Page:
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returned to their work. Later - in May 1920 - the Giro crossed the Swiss

Canton for the first time (Ireland eat your heart out!) and the field included

riders who had served in the Italian         cyclist’s light infantry during

WW1. What would the UK cycling establishment of the time have made of all

this? - we can now only guess. The RTTC remained locked into “private and

confidential” time trials (with their black tights and Alpacca jackets) and

the NCU continued their prohibition of massed-start racing on public roads,

even with possibly only five competitors! (Perhaps it’s best not to go too

near the professional sportsman’s threat to the UK’s sacred Olympic

status, with the Olympics being held in London in 1908 and 1948.)

By the mid-‘thirties however              had become established as event

promoters. An ambitious club “                   - and ex-rider - called

Renato Faccoli had promoted the              road race for them in 1936,

attracting top-class professionals and thousands of spectators. Earlier,

in July 1934, he also pioneered a time-trial for lesser or “free” professionals

- i.e. those without a proper contract. This proved a success locally, but

was considered to be just a “boy’s event” at 45km (or 28 land miles in

British). For additional perspective, we should perhaps note that the

professional World’s of 1931 was the only road World’s to have been decided

as a time-trial. It was won in Copenhagen by Learco Guerra (the Italian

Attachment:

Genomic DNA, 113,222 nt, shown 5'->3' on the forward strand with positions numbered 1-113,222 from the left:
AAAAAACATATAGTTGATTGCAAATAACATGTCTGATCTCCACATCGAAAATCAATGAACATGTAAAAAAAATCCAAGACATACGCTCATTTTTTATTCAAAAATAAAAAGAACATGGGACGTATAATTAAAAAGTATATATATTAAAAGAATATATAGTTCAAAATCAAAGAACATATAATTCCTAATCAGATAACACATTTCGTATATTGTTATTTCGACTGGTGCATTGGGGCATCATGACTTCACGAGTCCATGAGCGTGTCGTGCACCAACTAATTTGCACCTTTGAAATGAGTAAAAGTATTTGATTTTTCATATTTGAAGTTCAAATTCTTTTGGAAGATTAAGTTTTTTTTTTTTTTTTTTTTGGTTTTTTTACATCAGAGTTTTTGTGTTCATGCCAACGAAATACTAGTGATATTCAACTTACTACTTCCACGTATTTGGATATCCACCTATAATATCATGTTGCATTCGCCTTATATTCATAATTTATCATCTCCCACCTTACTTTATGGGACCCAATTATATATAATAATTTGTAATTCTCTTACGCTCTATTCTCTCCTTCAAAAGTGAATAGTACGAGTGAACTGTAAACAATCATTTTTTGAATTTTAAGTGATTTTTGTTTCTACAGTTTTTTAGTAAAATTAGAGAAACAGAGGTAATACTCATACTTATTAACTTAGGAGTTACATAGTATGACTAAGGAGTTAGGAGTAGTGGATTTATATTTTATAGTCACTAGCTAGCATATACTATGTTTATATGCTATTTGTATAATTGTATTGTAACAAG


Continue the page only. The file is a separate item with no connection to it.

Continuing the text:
) over a 107miles circuit, at an average of 21.8mph (N.B.

for Kav; that was on a 78” (single) gear!). Faccoli’s remit in 1950 was

therefore to organise a quality competition for  which would

attract the best “Cronomen” specialists of the post-war era, perhaps

rivalling the Parisian 140km “Grand Prix des Nations”, by then recognised

as the unofficial World TT event; also in view nationally was the newly-

established (1948) 100km “G.P. della Svizzera”, then held in Zurich (must

be those clocks and watches again Terry?!).

The selection of a course close to Lugano gave Faccoli sleepless nights and
he travelled many miles on reconnaissance. The long-standing “Nations”
format - dating back to 1932 - was based on a large triangular course,
starting and finishing in Paris but with each side being covered just the
once. The roads near Lugano on the other hand were frequently interrupted

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